as preached for the First Unitarian Universalist Church of Houston, online service, December 24, 2020
“We wish you a normal Christmas.” The words on the billboard were meant to inspire a bit of pandemic holiday cheer. “We wish you a normal Christmas,” a play off one of the most beloved Christmas carols. “We wish you a normal Christmas,” a plea for something familiar in this plague ridden year with its masks and isolation and illness and death and poverty and hunger and want and evictions and more wealth for the wealthiest and political hate and corporate cruelty and racist violence and…
“We wish you a normal Christmas,” I must admit that I would like this Christmas to resemble a Christmas from the before times. Some things seem as they should be: in my living room, a small–some might call it a Charlie Brown–tree, bedecked with two twinkling strings of lights and a handful of ornaments–a few have memories attached, a white spotted green mushroom and a fabric letter, my son’s first initial, both family gifts, but most are generic glass balls, the kind that dance in the dark; in my refrigerator, a merry jar of aged alcohol laced eggnog–with its nutmeg hinted fruity scent; and on the counter rather too many Christmas cookies and a box of peanut brittle.
But the familiar is illusory. I will not be traveling for Christmas. I will not be celebrating with my parents or my brother or my daughter in person. I have not been in the same room as any member of my family other than my son since March. Nor have I been in the same room with any of you since then. The communal has been almost reduced to a mirage in an effort to escape the communicable. And while in our service, the “old familiar carols play” they do so in ersatz audio–masterful mixology blending together dozens of individual tracks to create a delightful choral illusion.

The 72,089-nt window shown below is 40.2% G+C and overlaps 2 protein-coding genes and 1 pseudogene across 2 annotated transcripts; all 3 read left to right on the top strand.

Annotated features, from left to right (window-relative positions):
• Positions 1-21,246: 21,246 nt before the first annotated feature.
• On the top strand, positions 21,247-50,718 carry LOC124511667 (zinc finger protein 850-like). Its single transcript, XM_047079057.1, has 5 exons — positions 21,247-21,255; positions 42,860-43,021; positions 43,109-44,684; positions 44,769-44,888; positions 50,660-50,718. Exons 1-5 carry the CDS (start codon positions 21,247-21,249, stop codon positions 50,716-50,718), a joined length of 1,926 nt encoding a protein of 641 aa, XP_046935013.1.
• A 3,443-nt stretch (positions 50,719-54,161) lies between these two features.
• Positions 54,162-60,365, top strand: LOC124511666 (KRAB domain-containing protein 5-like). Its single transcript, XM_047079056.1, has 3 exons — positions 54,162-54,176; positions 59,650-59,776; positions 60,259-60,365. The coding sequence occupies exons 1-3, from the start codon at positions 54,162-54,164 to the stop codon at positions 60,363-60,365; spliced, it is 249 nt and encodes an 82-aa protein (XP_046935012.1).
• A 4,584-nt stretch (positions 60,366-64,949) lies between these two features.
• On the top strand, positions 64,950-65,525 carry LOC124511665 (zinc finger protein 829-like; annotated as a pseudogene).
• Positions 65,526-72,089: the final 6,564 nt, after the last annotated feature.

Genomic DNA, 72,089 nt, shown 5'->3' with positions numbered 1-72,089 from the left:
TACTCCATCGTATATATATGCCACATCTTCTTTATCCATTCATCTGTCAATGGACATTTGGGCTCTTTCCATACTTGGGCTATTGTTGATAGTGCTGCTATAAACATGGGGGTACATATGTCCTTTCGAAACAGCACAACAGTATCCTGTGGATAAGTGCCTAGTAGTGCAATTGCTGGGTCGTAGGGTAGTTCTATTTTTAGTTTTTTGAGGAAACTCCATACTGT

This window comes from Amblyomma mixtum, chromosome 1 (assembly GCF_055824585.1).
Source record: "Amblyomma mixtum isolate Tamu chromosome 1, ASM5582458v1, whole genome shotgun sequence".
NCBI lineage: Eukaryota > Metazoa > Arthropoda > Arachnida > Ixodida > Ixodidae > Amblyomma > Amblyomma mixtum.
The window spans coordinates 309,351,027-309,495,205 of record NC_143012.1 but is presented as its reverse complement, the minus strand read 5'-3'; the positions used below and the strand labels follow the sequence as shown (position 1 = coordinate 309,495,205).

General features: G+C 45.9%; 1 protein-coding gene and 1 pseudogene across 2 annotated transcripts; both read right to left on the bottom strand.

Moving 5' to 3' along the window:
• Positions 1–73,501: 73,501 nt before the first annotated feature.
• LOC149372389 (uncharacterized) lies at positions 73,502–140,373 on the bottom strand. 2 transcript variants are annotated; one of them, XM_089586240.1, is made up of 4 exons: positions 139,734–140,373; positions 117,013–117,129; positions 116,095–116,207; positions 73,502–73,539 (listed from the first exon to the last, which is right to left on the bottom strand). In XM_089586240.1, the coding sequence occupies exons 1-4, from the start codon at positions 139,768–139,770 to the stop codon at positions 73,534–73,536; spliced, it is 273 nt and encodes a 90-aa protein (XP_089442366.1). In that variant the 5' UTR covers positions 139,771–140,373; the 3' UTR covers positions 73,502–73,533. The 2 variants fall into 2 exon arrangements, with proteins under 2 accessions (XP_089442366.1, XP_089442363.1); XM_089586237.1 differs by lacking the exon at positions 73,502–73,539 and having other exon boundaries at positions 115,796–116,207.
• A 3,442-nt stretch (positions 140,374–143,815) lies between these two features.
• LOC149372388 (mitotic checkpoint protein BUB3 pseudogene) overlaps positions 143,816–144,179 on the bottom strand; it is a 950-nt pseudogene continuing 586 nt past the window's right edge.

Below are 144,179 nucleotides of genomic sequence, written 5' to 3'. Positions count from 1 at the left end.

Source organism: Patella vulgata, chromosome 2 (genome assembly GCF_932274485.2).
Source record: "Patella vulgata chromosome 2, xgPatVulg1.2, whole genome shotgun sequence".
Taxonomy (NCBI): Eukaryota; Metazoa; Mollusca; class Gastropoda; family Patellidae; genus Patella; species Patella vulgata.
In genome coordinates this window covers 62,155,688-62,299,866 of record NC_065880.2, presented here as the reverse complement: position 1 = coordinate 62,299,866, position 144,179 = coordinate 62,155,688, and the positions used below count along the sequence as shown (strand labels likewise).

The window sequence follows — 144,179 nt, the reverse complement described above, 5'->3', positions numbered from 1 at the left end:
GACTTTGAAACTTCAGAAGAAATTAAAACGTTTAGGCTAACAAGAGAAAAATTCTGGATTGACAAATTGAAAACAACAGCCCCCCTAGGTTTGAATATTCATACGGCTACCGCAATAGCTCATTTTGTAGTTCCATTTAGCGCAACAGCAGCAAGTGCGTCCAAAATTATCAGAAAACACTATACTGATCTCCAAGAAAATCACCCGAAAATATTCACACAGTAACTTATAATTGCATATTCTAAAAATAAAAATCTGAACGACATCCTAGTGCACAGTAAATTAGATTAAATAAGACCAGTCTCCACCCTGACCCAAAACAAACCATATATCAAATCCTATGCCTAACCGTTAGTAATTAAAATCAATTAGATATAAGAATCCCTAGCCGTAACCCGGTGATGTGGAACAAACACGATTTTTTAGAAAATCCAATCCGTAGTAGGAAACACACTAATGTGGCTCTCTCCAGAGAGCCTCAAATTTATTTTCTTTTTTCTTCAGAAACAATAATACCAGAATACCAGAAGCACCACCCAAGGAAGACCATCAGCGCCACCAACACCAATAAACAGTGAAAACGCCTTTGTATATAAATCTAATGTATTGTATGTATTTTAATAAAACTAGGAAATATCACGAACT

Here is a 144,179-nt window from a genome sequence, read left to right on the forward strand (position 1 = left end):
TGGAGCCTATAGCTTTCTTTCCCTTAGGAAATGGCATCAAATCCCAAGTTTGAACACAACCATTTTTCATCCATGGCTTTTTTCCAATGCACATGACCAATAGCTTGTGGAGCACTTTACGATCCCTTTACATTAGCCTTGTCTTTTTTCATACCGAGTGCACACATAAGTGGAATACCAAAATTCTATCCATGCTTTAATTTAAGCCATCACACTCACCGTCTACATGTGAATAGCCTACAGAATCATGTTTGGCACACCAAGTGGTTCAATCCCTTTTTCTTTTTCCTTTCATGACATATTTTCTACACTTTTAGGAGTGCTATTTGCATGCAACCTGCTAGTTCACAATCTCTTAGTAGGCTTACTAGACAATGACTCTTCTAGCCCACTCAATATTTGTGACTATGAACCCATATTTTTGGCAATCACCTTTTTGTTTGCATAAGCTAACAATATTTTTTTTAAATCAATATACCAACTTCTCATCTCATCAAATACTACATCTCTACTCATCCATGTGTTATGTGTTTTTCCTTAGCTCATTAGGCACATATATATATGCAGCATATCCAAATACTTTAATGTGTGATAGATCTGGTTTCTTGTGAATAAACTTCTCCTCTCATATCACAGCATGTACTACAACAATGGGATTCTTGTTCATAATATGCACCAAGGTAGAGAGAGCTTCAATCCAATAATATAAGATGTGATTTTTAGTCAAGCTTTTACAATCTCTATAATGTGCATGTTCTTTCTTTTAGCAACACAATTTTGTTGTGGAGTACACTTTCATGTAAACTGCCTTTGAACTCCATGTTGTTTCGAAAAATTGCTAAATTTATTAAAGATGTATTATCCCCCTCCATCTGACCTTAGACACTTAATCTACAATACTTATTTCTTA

How are you celebrating this strange holy day? What of your customs have you managed to retain amid the heartbreak and horror? Has it been possible in this preverse period of pestilence for you to hold onto some things that might make this a normal Christmas? Perhaps you are watching this in your home sitting by your own tree adorned with familial ornaments. It might be that you follow our Christmas Eve service with some version of your traditional dinner–albeit in reduced form–and are sipping a bit of eggnog of your own. Wherever you are, I wish you good cheer.
Whatever you are doing I want to suggest that the spirit of the billboard has it quite wrong. We should not “wish you a normal Christmas.” The entirety of the matter is supposed to hinge upon its abnormality. The Christmas story is a scandal that should awaken us to other scandals.
Most of us know at least the sketch of the myth. The structure of our service, with its lessons and carols, is meant to remind of its scandalous beginning. The birth of a great leader, a powerful teacher, a prophet, perhaps the messiah, is foretold. Who this child was and what his life meant is unclear but his arrival is prophesied by a star, heralded by shepherds, and celebrated by the wisest.
The scandal is not the ambiguity of his nature. The Christian New Testament encourages us to embrace that. There we find him repeatedly asking his disciples, “Who do you say I am?” and never entirely answering his own question. Joseph found Jesus’s nature so confusing that when it was revealed to him he looked at the very “vault of heaven, and saw it standing still.”
Other scriptures and other people have attempted to resolve the ambiguity. The Quran teaches that he was “a holy son” but not does place the child on the same level of divinity as God. Trinitarians have other ideas–claiming that this child was none other than God herself masquerading as mortal man. Our Unitarian religious ancestors thought he was someone who inspired other humans to find within the likeness to God–the possibility of ever improving our character–that flickers within each of us. And our Universalist religious forbearers understood him as an individual who might goad us into recalling the great truth of life, which the nineteenth-century Universalist Hosea Ballou named “the reconciliation of all things to God,” and which humanists might express poetically as the naturally miraculous observation: all being is born of star dust and the fate of all being is to return to star dust.